Purchasing is an omnichannel journey: A guide for marketers.
Purchasing is an omnichannel journey and marketers tend to be obsessed with it.
Even if they understand that a whole journey leads to a purchase, the actual sale is the tangible result of all their efforts. This means that many focus on where the purchase is made, either online or in-store. It is an important data point. And in the past, people have preferred to buy certain things online and other things in the store.
In fact, customers today like to surf and research online, even if they intend to shop in a store. Over 80% of US shoppers who visited a store recently said they used the online search before going into a store. In regards to videos and app purchases, over 90% of shoppers claim to have used online resources.
Not so long ago, it seemed strange to buy clothes or shoes online. How could you buy something without trying it? Today clothing is a true omnichannel retail category. In fact, about 70% of shoppers say they buy clothes both in the store and online, and 23% say they only buy clothes online.
Of course, there are still a variety of categories that are usually bought in the store – think of household items such as cleaning products or toiletries, cosmetics or household appliances.
For food, over 70% say that they are only bought in the store. But, significantly, online shopping is also on the rise in these traditionally offline categories. The percentage of shoppers who purchased sporting goods online has risen to more than 75% in the last year, a significant increase over just six months earlier.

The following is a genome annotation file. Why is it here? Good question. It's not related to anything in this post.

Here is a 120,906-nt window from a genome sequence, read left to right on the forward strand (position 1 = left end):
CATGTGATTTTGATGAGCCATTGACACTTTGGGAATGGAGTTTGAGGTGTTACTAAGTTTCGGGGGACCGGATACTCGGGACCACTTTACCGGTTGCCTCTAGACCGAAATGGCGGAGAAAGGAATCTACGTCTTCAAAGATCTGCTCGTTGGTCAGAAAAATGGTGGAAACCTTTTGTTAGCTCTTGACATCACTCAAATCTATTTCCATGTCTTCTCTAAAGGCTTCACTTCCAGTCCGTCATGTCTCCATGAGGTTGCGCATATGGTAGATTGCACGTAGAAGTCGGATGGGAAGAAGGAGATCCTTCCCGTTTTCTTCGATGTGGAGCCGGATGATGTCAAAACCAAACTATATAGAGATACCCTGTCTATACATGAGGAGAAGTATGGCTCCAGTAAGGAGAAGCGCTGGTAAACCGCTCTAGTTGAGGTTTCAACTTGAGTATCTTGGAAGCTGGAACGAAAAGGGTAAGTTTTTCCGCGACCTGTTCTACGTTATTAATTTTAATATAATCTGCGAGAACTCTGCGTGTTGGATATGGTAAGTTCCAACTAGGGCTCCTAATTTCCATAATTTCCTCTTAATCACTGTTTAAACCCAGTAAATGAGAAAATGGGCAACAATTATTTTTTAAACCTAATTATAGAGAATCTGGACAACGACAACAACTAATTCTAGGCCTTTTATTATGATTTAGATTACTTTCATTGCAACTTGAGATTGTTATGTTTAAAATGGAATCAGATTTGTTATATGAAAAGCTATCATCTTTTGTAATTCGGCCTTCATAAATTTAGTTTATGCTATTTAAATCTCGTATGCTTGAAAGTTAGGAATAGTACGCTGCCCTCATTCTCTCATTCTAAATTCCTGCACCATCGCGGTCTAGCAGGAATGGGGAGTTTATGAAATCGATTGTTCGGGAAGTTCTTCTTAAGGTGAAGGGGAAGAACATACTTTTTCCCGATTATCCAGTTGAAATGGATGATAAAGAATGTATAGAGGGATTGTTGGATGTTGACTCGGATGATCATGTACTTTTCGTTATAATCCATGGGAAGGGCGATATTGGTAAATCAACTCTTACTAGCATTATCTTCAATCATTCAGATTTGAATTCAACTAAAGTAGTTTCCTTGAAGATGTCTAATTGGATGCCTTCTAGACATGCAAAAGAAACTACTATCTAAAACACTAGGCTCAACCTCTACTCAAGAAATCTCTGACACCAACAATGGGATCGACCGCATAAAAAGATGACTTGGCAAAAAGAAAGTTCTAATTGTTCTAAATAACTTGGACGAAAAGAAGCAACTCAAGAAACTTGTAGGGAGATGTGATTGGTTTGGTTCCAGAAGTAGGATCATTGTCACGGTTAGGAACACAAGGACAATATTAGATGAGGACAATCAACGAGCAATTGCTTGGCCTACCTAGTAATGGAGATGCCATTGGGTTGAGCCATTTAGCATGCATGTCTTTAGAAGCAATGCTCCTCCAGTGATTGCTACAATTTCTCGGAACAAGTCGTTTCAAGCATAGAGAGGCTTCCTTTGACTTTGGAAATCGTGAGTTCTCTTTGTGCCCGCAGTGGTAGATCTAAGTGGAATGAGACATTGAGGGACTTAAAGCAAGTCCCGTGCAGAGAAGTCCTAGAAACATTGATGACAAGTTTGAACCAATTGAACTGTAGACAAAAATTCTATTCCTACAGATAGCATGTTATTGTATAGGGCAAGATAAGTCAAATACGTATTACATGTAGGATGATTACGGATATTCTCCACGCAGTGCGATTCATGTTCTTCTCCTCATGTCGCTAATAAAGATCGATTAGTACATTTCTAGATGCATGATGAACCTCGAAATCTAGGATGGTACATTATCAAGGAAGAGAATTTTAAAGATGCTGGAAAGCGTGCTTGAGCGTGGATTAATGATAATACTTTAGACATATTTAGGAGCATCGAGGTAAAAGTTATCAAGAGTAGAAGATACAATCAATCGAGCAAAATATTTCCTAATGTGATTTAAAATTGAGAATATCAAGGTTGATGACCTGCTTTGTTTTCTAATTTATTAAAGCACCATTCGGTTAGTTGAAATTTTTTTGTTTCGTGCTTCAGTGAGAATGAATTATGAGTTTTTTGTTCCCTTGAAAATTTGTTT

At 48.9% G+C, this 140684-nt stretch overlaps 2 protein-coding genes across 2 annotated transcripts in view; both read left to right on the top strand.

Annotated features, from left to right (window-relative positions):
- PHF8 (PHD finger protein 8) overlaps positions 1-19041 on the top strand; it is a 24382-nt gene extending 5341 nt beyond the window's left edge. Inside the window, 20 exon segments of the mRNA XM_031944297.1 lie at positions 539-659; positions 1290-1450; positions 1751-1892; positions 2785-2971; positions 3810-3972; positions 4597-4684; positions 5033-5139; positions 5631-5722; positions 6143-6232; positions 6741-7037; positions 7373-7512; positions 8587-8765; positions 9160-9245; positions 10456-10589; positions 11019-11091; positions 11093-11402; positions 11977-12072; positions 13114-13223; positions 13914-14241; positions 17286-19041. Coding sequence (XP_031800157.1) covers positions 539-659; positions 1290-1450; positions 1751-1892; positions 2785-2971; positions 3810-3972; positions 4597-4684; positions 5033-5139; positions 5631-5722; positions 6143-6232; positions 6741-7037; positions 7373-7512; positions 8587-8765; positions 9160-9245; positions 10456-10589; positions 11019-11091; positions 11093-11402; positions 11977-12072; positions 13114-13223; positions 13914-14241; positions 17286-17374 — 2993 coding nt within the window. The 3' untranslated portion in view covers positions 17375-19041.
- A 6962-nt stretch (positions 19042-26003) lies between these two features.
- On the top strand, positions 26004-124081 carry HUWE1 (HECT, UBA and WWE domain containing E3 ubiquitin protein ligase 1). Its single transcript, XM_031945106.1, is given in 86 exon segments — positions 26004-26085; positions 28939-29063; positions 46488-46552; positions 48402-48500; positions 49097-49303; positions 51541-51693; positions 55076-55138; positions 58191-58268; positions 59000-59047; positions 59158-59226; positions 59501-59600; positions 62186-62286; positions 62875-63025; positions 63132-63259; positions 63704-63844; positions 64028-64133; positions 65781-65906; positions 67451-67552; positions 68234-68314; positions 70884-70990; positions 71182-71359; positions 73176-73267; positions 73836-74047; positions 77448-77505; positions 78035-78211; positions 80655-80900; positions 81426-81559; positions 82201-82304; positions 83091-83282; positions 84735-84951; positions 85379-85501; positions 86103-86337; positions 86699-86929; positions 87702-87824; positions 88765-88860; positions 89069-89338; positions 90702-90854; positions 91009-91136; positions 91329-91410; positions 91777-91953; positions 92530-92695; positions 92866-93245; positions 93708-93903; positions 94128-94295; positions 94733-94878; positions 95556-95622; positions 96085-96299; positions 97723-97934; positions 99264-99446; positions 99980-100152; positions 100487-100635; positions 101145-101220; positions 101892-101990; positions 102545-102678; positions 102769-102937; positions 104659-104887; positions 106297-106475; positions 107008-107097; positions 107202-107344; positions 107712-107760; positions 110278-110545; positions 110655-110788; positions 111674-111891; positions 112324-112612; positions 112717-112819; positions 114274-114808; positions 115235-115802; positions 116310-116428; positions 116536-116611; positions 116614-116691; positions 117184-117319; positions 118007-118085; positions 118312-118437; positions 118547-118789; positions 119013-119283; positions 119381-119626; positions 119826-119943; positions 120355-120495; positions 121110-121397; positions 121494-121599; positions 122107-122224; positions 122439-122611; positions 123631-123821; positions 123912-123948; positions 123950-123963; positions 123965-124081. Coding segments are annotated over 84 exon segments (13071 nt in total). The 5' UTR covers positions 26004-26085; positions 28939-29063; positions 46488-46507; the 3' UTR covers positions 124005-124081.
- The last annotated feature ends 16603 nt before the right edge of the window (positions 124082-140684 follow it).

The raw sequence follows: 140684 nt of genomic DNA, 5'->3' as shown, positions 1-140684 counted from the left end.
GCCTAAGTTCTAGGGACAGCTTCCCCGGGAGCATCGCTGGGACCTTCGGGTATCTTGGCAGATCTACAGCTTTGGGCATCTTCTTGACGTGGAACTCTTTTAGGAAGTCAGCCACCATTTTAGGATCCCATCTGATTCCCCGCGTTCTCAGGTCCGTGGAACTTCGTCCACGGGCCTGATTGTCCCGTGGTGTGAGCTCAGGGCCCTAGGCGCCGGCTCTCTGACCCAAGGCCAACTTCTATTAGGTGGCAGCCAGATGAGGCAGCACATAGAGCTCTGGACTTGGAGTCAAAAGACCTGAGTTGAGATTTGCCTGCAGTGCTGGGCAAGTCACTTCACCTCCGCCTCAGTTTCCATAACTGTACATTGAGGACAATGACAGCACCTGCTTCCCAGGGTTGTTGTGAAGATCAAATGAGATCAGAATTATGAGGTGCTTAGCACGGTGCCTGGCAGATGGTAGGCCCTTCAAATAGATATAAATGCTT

Large household appliances also saw significant growth in the online category during this period – an increase of nearly 28%. Even groceries grew 19% in the online category. A better experience Overall, 68% of people say they want to shop more online next year.
The reason is pretty simple. Many say that the online shopping experience is better with certain aspects of shopping than in the store. Shoppers say they prefer online shopping to find items they’re looking for, compared to 27% who say they prefer offline. People feel that online shopping makes it easier for them to find the right item at the right price.
Online shopping indeed continues to grow in different categories, but it’s also true that people actively do both. When it comes to categories like movies, books, and video games, most buyers say they buy both in-store and online.
Ultimately, people try to meet their needs as efficiently as possible, whether they just shop online or research online before going to the store. Regardless of the category, make sure your experience is in-store and online Integrated. Share the local inventory, where possible, on your website and through the search. Desktop and mobile speeds are just as important or even more important than speed in the store. Optimize your search capabilities so that users find exactly what they are looking for and make it easier for repeat customers to pick up where they left off. If you can follow these steps to be truly omnichannel, you are ready to win.